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Can only add my observation from playing every couple of months with some old goats at an historical track.  I noticed for those guys in their 70s...haven't lost much off the tee, can still hit it out there 220+.  The smart ones have more hybrids / fw in their bag for the longer approaches.  Iron game also good when they hit the face; let's say over 18 holes they mishit an iron badly 3 - 4 holes when they were younger, now it is more like 8 - 12 holes.  The ones who were good around the greens are still good, but not getting it quite as close, less speed and spin.  Some have adapted quite well to running them out more and accounting for that.  Putting is not as good.  This is the area that has dropped off the most.  I see too many people trying to putt from memory instead of getting some glasses!

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5 hours ago, glk said:

71 and longer than I ever was.  260+.    I had a pretty poor motion that I played to a 5 with but distance was always and issue.  Lessons starting in 2014 via monte etc and took three years to make noticeable improvements but . . . 

CONGRATS. 
You are certainly in the upper echelon for your age.

The fact that your distance improvement seems to be related to technique changes reinforces studies that show that brain is more plastic than previously thought and that even older golfers can improve with the proper instruction and practice 

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Will be 65 next weekend and am playing the best golf I have ever played.  My index is 3.5  Distance is still serviceable and iron play is great.  The only issue now is the putter.  I have always been a better than average putter and chipper.  75-80% up and down or up and in.  Lately that has suffered.  So I am still waiting on the decline.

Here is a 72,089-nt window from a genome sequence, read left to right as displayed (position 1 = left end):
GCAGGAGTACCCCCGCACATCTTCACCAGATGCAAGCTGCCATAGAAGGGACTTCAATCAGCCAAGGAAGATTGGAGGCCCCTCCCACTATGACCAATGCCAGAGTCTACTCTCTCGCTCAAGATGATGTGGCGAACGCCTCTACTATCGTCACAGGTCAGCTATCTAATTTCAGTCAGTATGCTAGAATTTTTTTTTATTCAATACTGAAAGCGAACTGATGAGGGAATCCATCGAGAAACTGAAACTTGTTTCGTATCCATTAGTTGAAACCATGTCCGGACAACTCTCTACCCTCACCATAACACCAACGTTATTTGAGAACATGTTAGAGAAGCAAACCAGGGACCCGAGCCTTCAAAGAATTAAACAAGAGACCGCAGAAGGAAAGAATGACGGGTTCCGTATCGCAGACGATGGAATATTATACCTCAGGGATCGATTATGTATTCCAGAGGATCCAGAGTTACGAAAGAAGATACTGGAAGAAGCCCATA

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59 next month. I've always been active, light weight lifting, yoga and regular stretching. Along with todays tech, all of this has kept me in the same range since my late 20's (110+ chs). However, football in my high school years is catching up with me and the aches & pains are getting tough to deal with. It looks like some joint rehab is in my upcoming future. Hopefully, it will not affect things too badly.

 

Good luck to all!

 

BT

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Came back to golf at 60, now 69. Had a partial knee replacement a year ago then Corvid came along so game suffered.

 

However am now playing better than ever and best drive has gone from 210 to 235.

 

Posting low 40's for 9 holes on a 6700 yd course then spoiling it with 2 or 3 really bad holes.

 

Looking to keep improving into my 70's.

All comments are made from the point of